The best source of folate is liver and cooked leafy vegetables like spinach (do not eat raw spinach as cooking destroys most of the anti nutrients). There is so much folate in liver or spinach that not very much is required to get theraputic doses. But folate can also be destroyed or depleted by high-iron and hypothyroid states (or alcohol and dieting), which is why a person can have a functional deficiency even while getting the recommended amount in their normal diet, and it would be helpful to read my article The Cure For Hypothyroidism to understand how Vitamin C protects other vitamins from oxidation. This knowledge will help maximize retention and utilization of folate (but never take vitamin C at the same time as  high-iron foods like liver), and thus Uridine. Of course, merely getting vitamins is no guarantee of good health nor the restoration of metabolic processes like sleep, libido, and mood. It is dependent on a diet generous in carbohydrates, especially fruit and vegetables, plenty of protein, and composed of only good fats. The fat composition of your diet is one of the most crucial aspects to maintaining or restoring health, and you can read more about fats in the diet in The Truth About Fat. More information on how specific vitamins and hormones affect libido can be read in my article Erections!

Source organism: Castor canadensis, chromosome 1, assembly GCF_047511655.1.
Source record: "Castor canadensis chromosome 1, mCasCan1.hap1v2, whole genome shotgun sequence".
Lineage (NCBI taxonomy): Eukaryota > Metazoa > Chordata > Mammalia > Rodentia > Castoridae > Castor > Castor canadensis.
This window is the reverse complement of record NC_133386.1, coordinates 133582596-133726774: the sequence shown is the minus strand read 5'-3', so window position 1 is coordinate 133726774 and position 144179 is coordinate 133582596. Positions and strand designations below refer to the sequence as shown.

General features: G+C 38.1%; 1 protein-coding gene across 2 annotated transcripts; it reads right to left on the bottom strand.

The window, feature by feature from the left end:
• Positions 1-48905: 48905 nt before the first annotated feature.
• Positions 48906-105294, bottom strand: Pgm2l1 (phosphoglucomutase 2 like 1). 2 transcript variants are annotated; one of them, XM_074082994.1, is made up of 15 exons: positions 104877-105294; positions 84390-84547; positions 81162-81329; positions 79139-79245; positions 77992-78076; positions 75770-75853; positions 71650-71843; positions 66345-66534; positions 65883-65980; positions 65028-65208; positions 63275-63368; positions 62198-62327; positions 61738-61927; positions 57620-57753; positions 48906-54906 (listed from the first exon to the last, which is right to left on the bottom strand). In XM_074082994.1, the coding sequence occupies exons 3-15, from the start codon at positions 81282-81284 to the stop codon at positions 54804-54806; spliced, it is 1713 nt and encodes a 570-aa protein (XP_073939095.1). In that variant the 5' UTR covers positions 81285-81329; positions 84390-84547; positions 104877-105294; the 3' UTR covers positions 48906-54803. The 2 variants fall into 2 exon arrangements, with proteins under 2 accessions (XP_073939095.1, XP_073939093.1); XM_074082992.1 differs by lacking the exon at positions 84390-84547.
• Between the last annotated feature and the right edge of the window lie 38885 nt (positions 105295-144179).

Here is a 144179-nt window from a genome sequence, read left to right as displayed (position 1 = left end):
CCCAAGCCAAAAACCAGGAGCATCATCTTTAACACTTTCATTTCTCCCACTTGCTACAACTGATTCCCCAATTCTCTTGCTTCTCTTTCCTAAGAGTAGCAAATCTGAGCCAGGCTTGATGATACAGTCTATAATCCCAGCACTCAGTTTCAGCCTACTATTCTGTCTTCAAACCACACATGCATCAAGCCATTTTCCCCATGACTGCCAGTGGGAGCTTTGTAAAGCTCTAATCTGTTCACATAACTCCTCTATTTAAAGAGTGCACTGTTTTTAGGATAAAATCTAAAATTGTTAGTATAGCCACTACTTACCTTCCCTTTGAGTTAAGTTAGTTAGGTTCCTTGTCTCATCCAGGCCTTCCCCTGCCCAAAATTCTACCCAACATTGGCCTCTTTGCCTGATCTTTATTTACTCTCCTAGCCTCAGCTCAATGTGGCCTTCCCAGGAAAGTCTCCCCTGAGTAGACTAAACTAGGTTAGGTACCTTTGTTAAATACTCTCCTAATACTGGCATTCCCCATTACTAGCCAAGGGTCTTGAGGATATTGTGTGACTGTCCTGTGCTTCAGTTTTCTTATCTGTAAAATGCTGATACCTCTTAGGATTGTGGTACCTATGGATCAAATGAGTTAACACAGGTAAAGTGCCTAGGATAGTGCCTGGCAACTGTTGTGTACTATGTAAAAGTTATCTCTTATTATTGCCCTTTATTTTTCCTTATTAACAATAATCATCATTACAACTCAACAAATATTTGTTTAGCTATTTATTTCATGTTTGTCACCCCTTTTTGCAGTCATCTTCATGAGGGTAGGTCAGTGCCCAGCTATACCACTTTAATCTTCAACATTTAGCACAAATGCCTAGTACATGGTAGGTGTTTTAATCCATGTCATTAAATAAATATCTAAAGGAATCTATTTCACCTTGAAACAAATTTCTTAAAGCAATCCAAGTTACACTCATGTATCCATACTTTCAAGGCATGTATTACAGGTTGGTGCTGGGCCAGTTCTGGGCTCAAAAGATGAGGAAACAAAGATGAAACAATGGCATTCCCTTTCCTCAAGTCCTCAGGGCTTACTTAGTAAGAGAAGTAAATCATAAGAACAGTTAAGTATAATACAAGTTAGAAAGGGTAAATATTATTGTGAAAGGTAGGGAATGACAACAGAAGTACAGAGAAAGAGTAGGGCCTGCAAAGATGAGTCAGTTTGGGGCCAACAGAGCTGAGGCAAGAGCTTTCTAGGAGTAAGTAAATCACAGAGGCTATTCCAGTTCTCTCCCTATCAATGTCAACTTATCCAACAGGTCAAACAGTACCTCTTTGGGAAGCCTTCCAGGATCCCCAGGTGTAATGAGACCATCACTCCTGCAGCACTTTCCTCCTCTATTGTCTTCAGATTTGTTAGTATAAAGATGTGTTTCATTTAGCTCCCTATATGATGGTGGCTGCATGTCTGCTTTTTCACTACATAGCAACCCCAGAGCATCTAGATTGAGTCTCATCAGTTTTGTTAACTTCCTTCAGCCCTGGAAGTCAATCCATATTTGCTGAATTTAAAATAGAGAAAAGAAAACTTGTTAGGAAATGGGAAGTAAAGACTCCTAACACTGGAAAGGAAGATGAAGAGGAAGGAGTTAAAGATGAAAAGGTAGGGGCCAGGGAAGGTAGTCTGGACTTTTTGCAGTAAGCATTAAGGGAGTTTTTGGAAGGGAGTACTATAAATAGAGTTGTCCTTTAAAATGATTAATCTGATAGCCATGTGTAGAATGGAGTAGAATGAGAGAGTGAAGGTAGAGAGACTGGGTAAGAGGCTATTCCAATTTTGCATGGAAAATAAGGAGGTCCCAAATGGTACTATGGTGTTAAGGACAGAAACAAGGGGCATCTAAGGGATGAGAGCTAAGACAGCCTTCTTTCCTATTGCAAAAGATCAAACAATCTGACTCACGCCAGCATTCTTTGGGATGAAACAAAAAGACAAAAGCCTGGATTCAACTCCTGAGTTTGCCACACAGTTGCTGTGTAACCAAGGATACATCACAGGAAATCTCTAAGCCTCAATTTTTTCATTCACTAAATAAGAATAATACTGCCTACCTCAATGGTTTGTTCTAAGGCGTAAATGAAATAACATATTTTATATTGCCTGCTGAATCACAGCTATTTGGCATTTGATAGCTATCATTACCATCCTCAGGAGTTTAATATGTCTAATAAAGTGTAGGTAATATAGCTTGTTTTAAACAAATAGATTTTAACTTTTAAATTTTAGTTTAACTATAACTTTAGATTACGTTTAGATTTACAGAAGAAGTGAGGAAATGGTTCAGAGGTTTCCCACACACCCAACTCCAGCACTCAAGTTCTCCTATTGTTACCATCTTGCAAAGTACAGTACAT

There is a lot of research and well-considered theories that the improper incorporation of Uridine into DNA is a major cause of not only sleep and mood issues but also cancer and other serious metabolic disorders. But a folate sufficiency, protected by high levels of vitamin C, can ensure the proper function of uridine and help restore natural sleep, libido, and temperament. 



MAINTAIN HIGH BODY VITAMIN C (do not take Vitamin C with high-iron foods)